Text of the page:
Owing to Metro Manila’s population and vehicle density, speeds on EDSA, the Philippines’ busiest highway, have slowed to 10 kilometers per hour, according to one transport expert’s estimate.

As a result, the so-called “carmageddon” encouraged nearly eight out of ten Metro Manila residents to leave their cars at home, based on results of Uber’s internal survey conducted this year.

“People just want to get around conveniently and it starts with people who don’t want to drive,” said Mr. Cua, who uses Uber to go to the office, spending three hours a day checking e-mails in the backseat, a leap in productivity from those days when he was behind the wheel.

“After people used [Uber], they stick and that’s very fortunate for us. This means that the product works and we want to keep that up. We want to keep them as regular users,” he told BusinessWorld.

Thanks to its popularity, the local unit of the ride-sharing platform already posted a profit on its first year. Drivers and partners say Uber takes a 25% cut on all fares, a figure the company refused to confirm or deny.

Moving more people in fewer cars
Not content with its initial success, Uber took its game up a notch, apparently setting its sights on another public utility vehicle category: the UV (utility van) Express.

Months after it launched in Manila, executives examined data generated by the trips taken by the 24,000 registered vehicles, more than 90% of which, according to Mr. Cua, fall under Uber X.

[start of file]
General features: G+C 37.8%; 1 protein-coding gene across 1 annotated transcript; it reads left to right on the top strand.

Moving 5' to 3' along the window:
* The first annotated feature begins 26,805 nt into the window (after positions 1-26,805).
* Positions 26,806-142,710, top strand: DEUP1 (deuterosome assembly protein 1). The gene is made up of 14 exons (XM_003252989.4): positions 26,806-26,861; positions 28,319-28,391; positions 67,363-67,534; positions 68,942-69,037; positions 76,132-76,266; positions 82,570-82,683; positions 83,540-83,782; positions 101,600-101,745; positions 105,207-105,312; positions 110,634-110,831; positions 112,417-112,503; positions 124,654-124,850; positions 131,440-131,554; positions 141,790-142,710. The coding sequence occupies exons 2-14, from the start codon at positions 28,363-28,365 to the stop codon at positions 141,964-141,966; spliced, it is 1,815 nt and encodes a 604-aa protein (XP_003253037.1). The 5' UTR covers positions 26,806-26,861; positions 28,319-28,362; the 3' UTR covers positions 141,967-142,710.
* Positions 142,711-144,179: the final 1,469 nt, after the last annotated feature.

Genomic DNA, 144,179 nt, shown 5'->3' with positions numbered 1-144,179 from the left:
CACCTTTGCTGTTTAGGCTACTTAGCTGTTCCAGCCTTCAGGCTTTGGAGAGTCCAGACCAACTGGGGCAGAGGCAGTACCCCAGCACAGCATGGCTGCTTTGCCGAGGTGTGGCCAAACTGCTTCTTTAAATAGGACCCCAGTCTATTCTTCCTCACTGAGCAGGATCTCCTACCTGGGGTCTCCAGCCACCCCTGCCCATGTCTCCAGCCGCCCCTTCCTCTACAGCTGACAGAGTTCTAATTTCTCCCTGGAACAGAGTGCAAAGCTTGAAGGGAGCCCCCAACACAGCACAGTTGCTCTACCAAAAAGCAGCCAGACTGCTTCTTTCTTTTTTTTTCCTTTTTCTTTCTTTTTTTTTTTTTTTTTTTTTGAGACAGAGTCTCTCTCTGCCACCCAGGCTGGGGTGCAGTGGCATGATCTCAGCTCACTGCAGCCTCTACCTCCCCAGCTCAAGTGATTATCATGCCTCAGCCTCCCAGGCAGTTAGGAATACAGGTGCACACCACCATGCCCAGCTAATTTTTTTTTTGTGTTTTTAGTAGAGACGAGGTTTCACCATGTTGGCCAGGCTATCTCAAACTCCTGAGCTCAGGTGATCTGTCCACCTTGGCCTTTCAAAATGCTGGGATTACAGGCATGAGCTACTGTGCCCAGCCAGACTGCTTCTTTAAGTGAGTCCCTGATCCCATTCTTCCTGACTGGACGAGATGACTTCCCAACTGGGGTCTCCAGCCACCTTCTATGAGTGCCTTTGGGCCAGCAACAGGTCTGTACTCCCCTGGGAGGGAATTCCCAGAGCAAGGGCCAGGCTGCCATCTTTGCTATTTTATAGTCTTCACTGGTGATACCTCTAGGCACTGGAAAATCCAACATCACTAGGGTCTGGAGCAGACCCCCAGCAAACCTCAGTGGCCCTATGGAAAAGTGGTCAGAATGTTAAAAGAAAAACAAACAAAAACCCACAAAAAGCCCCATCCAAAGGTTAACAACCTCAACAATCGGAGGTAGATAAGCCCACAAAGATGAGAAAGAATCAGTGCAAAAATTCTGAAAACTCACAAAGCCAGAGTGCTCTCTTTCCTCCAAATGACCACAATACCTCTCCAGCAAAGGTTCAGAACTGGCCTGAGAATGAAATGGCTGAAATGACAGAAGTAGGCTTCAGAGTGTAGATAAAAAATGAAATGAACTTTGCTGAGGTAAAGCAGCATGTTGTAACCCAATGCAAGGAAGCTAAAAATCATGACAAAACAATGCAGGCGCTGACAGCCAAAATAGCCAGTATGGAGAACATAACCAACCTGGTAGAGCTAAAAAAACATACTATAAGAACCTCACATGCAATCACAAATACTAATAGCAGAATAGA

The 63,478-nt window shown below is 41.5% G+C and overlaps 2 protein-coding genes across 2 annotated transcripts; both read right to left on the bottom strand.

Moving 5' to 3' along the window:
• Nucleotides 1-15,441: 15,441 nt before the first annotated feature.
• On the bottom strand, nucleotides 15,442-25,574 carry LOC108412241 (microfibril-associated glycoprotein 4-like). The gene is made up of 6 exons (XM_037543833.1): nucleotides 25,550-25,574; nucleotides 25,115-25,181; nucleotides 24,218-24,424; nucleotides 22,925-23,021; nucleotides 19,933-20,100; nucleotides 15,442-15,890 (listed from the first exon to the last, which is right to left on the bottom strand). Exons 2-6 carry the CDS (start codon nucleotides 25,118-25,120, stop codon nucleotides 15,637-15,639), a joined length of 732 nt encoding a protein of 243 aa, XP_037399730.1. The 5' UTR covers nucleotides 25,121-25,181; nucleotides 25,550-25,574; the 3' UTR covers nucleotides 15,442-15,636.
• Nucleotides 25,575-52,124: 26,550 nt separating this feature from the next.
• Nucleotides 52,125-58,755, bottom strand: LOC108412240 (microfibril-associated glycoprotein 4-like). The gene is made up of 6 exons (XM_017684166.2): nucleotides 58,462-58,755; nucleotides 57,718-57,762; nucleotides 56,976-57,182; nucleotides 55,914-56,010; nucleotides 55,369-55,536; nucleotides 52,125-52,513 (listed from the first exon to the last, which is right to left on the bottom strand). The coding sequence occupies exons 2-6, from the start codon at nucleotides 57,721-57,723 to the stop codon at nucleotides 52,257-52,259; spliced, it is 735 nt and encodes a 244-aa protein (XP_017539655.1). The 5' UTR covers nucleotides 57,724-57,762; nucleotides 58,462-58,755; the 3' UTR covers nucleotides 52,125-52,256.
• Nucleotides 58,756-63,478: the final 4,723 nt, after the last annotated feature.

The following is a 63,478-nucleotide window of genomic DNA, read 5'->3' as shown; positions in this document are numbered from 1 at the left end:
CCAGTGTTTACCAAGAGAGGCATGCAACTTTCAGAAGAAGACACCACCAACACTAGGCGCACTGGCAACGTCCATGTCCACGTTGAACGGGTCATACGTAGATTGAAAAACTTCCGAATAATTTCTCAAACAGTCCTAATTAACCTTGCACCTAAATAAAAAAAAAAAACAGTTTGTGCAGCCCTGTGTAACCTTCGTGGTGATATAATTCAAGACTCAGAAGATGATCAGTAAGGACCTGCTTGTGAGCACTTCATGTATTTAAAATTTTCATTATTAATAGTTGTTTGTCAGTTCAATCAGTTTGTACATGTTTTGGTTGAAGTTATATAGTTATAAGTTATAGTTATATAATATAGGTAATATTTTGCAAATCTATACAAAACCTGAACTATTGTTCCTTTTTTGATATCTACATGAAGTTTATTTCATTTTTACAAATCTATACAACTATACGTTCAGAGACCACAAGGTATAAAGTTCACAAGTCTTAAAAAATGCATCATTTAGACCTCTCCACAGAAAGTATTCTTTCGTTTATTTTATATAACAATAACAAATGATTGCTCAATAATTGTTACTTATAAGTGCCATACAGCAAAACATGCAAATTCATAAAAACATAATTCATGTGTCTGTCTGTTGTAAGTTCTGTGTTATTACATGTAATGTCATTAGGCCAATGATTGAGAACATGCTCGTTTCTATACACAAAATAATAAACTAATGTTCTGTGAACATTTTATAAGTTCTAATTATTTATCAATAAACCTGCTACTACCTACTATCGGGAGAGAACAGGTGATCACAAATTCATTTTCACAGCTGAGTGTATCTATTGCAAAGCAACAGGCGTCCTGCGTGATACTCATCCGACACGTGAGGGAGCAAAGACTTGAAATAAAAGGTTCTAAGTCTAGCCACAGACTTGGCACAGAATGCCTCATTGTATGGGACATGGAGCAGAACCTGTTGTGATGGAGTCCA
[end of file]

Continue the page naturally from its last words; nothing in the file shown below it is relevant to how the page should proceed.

Based on these trips -- the number of which Uber says is confidential -- the company discovered that thousands of passengers exhibit common riding behaviors. Simply put, the data showed that Uber users who may not necessarily know each other depart regularly from the same location around the same time heading for the same direction every day.

It didn’t take long for the company to turn this insight into a product: Uber Pool, a real-time carpooling service accessible on the same app and now available in 44 of 400 cities where the company operates.

Effectively, Uber Pool -- which offers fares for as low as P20 per person -- puts more people into fewer cars, according to Mr. Cua.

“With Uber Pool, what used to be a ratio of one passenger to one car is now two to one, or three to one,” the Kellogg School of Management MBA degree holder said. “Pause for a second and think about how hard and technical that is. Of the millions of people in Metro Manila, Uber Pool is able to find you and another person heading to a destination in real time and then you share a ride together.”



First offered in June, Uber Pool had 121,000 users by September, with the company claiming the service allowed people to forgo traveling a combined 1.5 million kilometers and to save on 75,000 liters of fuel. “That would have been [otherwise traveled and consumed] by someone else taking the same route on a different car,” Mr. Cua said.

The technology and resources behind Uber Pool -- which has a lot of math, computing power, and scale big enough for drivers and riders to get a match -- has raised Mr. Cua’s hopes that Uber Philippines can make a dent on Metro Manila’s huge and hairy traffic mess.

“Wouldn’t it be just nice actually to solve traffic? I say that as if it’s not a business thing but honestly, part of it is not a business thing,” Mr. Cua said. “My dream is I want people to stop driving and start sharing [their rides] and by doing that, we make the roads more efficient.”

And need we add, make Uber more profitable along the way. -- With research support from Leo Jaymar G. Uy.

Mr. Basilio is the Opinion and Engagement Editor of BusinessWorld.